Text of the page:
Burns in Bergen

Haggis.jpeg

The Immortal Memory

“Then, all unknown,
I´ll lay me with the inglorious dead
Forgot and gone…”

So wrote Robert Burns, far from forgotten this January 2016, close to 260 years from his birth.

How might he have reacted to us celebrating his life at a Burns Supper? – he´d be – I suspect – bewildered, but just a little intrigued.

As a child I went to many Burns suppers – my grandfather, who was an academic but also a Church of Scotland minister, had a very beautiful singing voice, and he was always asked to sing. I was about nine or ten and a violinist, and he had very lovely arrangements of Burns songs with violin obligato. So I would be dragged along scowling (I was not a willing performer, although I loved it once my Grandfather started to sing) and we would weave the tunes between us. Wonderful tunes – the tough calls to arms and the dreamy ones that Burns´s mother had taught him. She couldn´t read or write, but she had a treasury of words and music in her head. That – the music – is part of our Immortal Memory too – that we sing Burns perhaps even more than we speak him. Beyond all the sepia tinted pictures, the shortbread tins and the bagpipes and haggis, it’s hard to think of another poet who commands the love and respect of generations: his poetry just has so much to say to us, that we cannot contain it without celebration.

As we lurch home tonight, our mouths still powdery with haggis, our knees sore from reels, our heads still nodding with Auld Lang Syne and maybe a wisp of Ae Fond Kiss, in some far country, another speech will be beginning. Another knife will plunge into the haggis “Oh what a glorious sight! Warm-reeking, rich!” (those from the West, forgive my Scots; I come from Edinburgh). In Australia, the ex-pats are done with this year´s feasting and singing, in America they haven´t yet begun (in a whole number of senses….)

Burns started life in a rough cottage. He always knew that his life held possibilities. He wrote to his mentor Dr John Moore “My social disposition was without bounds or limits”. It´s dismal business, tonight, to consider inauguration speeches – in fact I´ll fine anyone 100 krone if they mention a certain T-word this evening – but think, say, what Burns would have made of OBAMA´s inauguration speech – remember what he said about social needs, about greed and about political irresponsibility?

“Together, we resolved that a great nation must care for the vulnerable, and protect its people from life’s worst hazards and misfortune.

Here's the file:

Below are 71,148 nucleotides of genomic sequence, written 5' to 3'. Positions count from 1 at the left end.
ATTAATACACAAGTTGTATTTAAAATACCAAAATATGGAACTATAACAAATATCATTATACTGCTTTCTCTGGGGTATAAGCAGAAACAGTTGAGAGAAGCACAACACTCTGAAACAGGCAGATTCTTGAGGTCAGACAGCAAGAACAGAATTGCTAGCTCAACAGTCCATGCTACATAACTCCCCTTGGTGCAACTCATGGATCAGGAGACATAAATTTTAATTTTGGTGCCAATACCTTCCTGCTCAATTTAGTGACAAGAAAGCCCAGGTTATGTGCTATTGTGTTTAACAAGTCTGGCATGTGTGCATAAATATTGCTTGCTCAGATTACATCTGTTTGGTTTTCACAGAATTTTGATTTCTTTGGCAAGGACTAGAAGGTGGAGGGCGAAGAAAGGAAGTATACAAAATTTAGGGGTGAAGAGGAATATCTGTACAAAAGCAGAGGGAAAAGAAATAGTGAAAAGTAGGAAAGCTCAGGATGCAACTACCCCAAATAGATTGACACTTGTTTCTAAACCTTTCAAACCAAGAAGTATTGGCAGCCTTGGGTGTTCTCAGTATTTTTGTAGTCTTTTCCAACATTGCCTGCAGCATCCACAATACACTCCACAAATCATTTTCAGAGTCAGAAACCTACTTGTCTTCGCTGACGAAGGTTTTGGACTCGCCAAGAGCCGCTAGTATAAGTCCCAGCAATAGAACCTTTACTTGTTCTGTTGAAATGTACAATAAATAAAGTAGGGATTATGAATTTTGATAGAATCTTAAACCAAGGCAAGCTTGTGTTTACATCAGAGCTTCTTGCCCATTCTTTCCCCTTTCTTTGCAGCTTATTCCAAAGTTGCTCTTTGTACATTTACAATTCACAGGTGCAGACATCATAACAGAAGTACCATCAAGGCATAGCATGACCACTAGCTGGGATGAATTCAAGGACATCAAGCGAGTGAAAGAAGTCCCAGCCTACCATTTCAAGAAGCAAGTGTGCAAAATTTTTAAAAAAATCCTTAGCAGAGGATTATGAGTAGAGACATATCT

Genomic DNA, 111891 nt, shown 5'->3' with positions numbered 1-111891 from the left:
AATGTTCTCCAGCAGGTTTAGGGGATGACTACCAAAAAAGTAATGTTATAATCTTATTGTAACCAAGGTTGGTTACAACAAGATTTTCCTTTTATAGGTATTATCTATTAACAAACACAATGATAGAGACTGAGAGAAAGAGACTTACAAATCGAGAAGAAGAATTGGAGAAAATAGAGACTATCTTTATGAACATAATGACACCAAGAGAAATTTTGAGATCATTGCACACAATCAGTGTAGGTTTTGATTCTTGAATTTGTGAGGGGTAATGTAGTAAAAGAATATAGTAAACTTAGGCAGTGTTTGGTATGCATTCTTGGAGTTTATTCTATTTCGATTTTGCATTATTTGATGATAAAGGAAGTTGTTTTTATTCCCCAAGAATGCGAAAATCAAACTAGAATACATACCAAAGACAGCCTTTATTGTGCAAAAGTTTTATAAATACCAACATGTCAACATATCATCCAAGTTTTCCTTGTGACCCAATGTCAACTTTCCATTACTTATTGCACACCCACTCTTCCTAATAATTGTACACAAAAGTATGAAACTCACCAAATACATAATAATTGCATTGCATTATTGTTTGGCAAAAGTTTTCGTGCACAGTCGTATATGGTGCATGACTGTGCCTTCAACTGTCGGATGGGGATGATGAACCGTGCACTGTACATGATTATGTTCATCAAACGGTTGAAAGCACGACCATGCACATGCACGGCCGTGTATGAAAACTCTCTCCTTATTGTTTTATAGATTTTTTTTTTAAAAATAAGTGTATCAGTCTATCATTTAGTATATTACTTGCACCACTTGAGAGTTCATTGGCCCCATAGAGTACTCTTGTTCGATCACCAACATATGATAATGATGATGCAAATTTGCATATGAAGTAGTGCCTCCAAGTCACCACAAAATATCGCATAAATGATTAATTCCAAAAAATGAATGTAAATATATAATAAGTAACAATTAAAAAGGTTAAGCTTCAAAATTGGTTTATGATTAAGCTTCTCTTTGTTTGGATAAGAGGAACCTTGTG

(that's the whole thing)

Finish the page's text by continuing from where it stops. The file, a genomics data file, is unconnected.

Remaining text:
(We Americans) have never relinquished our scepticism of central authority, nor have we succumbed to the fiction that all society’s ills can be cured through government alone.”

Burns always was always responding to society. His poetry even now always responds to today´s world. He even wrote about banks:

“Had I to guid advice but harkit
I might, by this, hae led a market
Or struttit in a bank and clarkit
my cash account.
While here, half-mad, half-fed, half-sarket
Is a’ th’ amount.”

He thought – and reflected – on politics, about how his people were represented, about the origins and limits of political authority. At the opening of the Scottish Parliament on 1st July 1999, Sheena Wellington sang:

“For a’ that an’ al’ that
It´s coming yet for a’ that
That man to man the world oe’r
Shall brothers be for a’ that”

Back to Obama – we could have easily have sung that on 20th January 2009 or 2013.

I was just reading a copy of The Spectator magazine from around that time, where I guess we were all a little more light-hearted. There was a story about a poetry competition – about entering heaven. The Almighty heard the most appalling racket going on at the Pearly Gates. Wouldn´t you guess: English and Scottish football fans. “Right” he said “I´m not putting up with this for the rest of time. I gather that you are as usual quarrelling about which Nation is top dog. Well you´ll resolve that dispute now and for eternity. So, both groups, nominate a poet.” The Scots chose Burns, and the English, Wordsworth. And God said “You have 20 minutes to to produce a four line poem including the word Timbuktu – rhyming.”

It took the Wordsworth gang no time at all. The Scots were thoroughly depressed, because it sounded awfully poetic:

I went unto a foreign land
I came across a silver strand
A sailing ship hove into view
Her destination: Timbuktu

BUT suddenly, from the back of the Scots corner came Rabbie Burns – and he saved the day:

Tim and I a’walking went
We spied three lassies in a tent
Since they were three and we were two
I bucked one and Tim buck’d two!

But perhaps it´s the extraordinary range of Burns´s songs and poetry that gives us his immortality. He was just as brilliant and fluent writing about the church´s hypocrisy – think of Holy Willie´s Prayer – as he was in beautiful, tender love poetry. In John Anderson, my Jo, he captures a whole marriage in two delicate, heart-rending stanzas. Remember:

John Anderson, my jo, John,
We clamb the hill thegither;

He makes us laugh, and he makes us weep.

He´s the poet who can make us look at ourselves again, who is always reinventing himself, because we are constantly remaking him, rethinking him. He was fascinated by how complex we are – all of us. “Oh wad some pow-’er giftie gie us, tae see oursel’s as others see us.”

So, we have a poet of the head and the heart. He shared his head – his thoughts on justice and faith – and he opened his heart to share his vulnerability and a capacity for love which he wanted us all to share. He never sought celebrity. He was a poet and musician of the mouth – his bequest is his language: sweet, passionate, funny and pragmatic.

His Scot´s language has legs, wearing a kilt in Scotland, or a sari in Sri Lanka or a bush hat in Sydney. His poems travel, surf, fly. And mostly, the haggis travels with them.

Mary Miller

25th January 2016

 

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